LONDON — At first reading, Michel Barnier’s latest comments appear to be the City of London’s worst nightmare — nixing the possibility of financial services in a post-Brexit free-trade deal.
But City figures reacting to an interview the EU chief negotiator gave to a consortium of European newspapers say that his hardline rhetoric may help their cause by forcing the government to come out fighting early for their cause.
After Brexit, firms based in the U.K. will lose their “passporting” abilities that allow authorized firms in the EU to sell services across the single market. To make up for that, the City has been lobbying hard for financial services to be included as a chapter in the final free-trade deal between the U.K. and the EU.
But Barnier told the Guardian that financial services don’t belong in trade deals. “There is no place [for financial services]. There is not a single trade agreement that is open to financial services. It doesn’t exist.” He said the outcome was a consequence of “the red lines that the British have chosen themselves. In leaving the single market, they lose the financial services passport.”
“It might be Christmas, but Michel Barnier doesn’t need to play Scrooge” — Miles Celic, CEO of TheCityUK
On the face of it, it sounds like game over.
“It might be Christmas, but Michel Barnier doesn’t need to play Scrooge. Just because financial services have not been encompassed in free-trade agreements to date is no reason to dismiss them from a future U.K.-EU free trade agreement,” said Miles Celic, CEO of TheCityUK.
But for others, it’s exactly the type of threat that the City needs to jolt the U.K. government into action. They want an official U.K. position on financial services now, with the government ready to spend political capital defending it.
“We always thought this was a massive ask … we told the government there is no chance whatsoever of this happening unless the government asks for it … Barnier is totally right. This is not a normal part of an FTA,” said one head of government relations at a bank in London. “What we’re saying to the U.K. government is: ‘In your deliberations in the next few weeks after today’s Cabinet, you really have to decide if you want financial services in a deal.”
Theresa May chaired a full Cabinet meeting Tuesday, after a meeting of her Brexit “war Cabinet” on Monday. It is the first time since the referendum in June 2016 that the Cabinet has discussed what it actually wants from an eventual deal with the EU — that’s why the timing of Barnier’s intervention is so significant.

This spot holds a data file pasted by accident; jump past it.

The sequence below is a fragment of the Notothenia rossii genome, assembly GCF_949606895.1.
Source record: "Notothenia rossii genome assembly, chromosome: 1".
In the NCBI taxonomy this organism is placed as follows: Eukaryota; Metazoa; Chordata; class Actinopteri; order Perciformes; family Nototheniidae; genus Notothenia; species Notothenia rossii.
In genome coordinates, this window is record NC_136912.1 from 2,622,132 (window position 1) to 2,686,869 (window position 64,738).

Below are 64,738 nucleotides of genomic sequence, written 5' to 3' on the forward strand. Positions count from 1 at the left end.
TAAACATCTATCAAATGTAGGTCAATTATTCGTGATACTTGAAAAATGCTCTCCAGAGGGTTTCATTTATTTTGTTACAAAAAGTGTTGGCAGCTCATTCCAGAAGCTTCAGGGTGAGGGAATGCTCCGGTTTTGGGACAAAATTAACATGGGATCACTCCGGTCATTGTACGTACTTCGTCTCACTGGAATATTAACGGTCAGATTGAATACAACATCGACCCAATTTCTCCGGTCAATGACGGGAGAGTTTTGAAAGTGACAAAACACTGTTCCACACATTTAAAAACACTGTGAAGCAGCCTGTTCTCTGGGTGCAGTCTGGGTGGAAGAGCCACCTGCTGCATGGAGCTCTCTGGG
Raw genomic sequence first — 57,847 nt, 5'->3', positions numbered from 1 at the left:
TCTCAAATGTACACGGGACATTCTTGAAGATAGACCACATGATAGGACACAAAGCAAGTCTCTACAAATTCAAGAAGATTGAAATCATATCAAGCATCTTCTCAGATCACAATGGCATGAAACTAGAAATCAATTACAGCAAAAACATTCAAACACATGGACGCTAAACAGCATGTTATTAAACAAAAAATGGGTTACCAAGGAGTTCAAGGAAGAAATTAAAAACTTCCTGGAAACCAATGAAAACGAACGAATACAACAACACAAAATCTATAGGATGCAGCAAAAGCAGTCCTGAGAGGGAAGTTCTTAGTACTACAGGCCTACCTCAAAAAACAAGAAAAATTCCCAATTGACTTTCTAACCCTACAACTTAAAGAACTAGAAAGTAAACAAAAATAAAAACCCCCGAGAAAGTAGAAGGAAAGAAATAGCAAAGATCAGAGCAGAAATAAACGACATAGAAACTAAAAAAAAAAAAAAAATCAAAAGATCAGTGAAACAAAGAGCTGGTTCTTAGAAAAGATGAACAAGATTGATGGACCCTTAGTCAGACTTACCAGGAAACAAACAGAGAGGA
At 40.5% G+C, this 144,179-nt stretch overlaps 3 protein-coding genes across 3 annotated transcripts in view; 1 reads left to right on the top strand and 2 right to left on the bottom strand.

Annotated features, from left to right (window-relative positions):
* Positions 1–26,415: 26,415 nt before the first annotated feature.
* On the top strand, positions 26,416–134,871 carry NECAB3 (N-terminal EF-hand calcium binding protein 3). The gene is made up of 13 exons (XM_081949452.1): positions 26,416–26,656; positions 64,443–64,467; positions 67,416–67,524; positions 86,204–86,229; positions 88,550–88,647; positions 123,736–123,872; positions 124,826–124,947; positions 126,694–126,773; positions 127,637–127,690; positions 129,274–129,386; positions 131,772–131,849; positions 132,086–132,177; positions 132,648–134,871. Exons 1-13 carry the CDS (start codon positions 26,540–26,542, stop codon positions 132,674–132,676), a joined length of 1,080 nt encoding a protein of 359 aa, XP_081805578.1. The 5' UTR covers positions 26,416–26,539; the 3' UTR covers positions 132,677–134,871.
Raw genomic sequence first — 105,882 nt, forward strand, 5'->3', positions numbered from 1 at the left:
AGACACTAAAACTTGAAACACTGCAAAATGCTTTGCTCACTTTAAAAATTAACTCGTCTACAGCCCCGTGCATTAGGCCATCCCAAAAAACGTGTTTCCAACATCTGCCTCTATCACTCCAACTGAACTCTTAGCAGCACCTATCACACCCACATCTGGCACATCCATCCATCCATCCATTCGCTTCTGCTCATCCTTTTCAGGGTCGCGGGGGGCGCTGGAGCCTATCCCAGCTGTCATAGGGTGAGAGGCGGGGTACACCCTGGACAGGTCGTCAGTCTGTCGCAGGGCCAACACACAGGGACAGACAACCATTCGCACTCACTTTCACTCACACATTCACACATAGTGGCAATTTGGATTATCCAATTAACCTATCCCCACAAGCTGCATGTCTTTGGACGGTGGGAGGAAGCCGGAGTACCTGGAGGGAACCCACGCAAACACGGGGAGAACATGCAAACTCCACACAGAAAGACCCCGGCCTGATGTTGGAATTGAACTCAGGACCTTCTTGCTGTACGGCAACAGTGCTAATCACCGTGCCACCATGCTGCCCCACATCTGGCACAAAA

“It’s not a question of poker, it’s a question of who wins the power game” — Head of government affairs at a London bank
“We in the U.K. misunderstand how trade deals work. It’s not a normal negotiation. You don’t play things off in the normal way. You put your draft on the table and say ‘that’s what we’re talking about’ … It’s not a question of poker, it’s a question of who wins the power game,” said another government affairs head at a bank in London. “That said, the U.K. has to say in return — ‘No goods deal for you if no services deal for us,'” they added.
The clock is ticking. The EU will formulate Barnier’s negotiating mandate for Phase 2 between now and March. If Phase 1 tells us anything, it is that once his marching orders are set, Barnier will not move an inch away from them. That means if they want Barnier to be in a position to even mention finance, the U.K. needs to insist it is a top priority on their side.
“They’ve got to have their position now, and be pre-influencing the Commission’s preparation of its guidelines. This is not months, this is weeks away. Really I’m quite worried. Frankly if we don’t get this into the mainstream and part of the expectations for further negotiation, I don’t think we will achieve it,” said the first government affairs head.
If the City can achieve its aim of making Brussels at least talk about financial services, there may be wiggle room. “If his point is that even mutual access needs to incorporate the four freedoms, then that too is a matter for negotiation,” said Rachel Kent, a partner at Hogan Lovells, a law firm that co-wrote one of the proposals for a financial services chapter in an FTA. “Any arrangements would probably need to be proportionate to the access agreed and to take account of any red lines.”